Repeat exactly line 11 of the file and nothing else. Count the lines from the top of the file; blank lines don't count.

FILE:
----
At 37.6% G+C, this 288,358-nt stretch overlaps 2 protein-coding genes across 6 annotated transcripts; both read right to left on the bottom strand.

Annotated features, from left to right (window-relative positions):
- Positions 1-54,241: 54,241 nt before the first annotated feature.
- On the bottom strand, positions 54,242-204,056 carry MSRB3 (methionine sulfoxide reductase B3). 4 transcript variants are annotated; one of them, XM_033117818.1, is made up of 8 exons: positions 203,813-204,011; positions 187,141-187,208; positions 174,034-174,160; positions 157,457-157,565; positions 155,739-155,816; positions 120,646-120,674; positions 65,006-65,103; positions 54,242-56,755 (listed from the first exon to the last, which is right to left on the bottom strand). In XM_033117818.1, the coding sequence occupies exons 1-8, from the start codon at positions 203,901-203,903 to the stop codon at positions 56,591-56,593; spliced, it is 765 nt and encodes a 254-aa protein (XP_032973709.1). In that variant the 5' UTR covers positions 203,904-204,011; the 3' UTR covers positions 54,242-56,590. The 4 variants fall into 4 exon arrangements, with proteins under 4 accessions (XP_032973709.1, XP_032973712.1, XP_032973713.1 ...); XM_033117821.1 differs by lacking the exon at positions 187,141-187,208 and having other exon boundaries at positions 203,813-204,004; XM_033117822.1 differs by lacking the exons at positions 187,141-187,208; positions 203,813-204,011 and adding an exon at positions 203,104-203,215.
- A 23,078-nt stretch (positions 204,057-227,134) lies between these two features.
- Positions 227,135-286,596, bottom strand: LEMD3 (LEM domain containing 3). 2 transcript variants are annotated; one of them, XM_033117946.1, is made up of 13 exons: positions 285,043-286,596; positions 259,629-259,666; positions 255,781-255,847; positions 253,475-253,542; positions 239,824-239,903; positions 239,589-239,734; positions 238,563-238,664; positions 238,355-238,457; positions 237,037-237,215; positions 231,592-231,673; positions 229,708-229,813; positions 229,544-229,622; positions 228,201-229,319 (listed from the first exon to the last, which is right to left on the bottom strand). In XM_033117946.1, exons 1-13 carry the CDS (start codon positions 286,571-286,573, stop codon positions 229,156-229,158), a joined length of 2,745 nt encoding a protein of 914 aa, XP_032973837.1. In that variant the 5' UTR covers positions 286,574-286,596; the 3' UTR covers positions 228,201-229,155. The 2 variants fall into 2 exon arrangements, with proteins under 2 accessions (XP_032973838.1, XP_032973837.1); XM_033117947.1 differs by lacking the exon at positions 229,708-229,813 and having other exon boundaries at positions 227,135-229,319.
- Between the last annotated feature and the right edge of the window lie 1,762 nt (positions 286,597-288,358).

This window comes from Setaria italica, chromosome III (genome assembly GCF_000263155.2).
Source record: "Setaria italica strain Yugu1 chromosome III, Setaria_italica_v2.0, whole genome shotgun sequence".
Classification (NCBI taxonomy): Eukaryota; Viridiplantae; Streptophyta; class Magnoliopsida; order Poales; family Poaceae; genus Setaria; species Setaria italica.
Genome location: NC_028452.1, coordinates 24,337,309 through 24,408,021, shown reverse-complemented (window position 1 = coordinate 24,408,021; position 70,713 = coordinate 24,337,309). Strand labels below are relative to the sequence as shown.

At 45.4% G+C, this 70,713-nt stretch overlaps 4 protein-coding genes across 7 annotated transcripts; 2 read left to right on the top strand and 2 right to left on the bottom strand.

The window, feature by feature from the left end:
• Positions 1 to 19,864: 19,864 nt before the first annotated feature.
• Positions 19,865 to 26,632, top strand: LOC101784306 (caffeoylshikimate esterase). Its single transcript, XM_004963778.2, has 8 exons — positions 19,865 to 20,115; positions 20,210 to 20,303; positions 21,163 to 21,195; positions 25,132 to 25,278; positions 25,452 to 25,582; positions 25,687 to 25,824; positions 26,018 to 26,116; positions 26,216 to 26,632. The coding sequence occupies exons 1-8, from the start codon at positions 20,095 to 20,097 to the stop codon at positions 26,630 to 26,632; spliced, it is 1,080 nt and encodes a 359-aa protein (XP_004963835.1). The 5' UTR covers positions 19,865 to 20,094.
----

Genome location: NC_028452.1, coordinates 24,337,309 through 24,408,021, shown reverse-complemented (window position 1 = coordinate 24,408,021; position 70,713 = coordinate 24,337,309). Strand labels below are relative to the sequence as shown.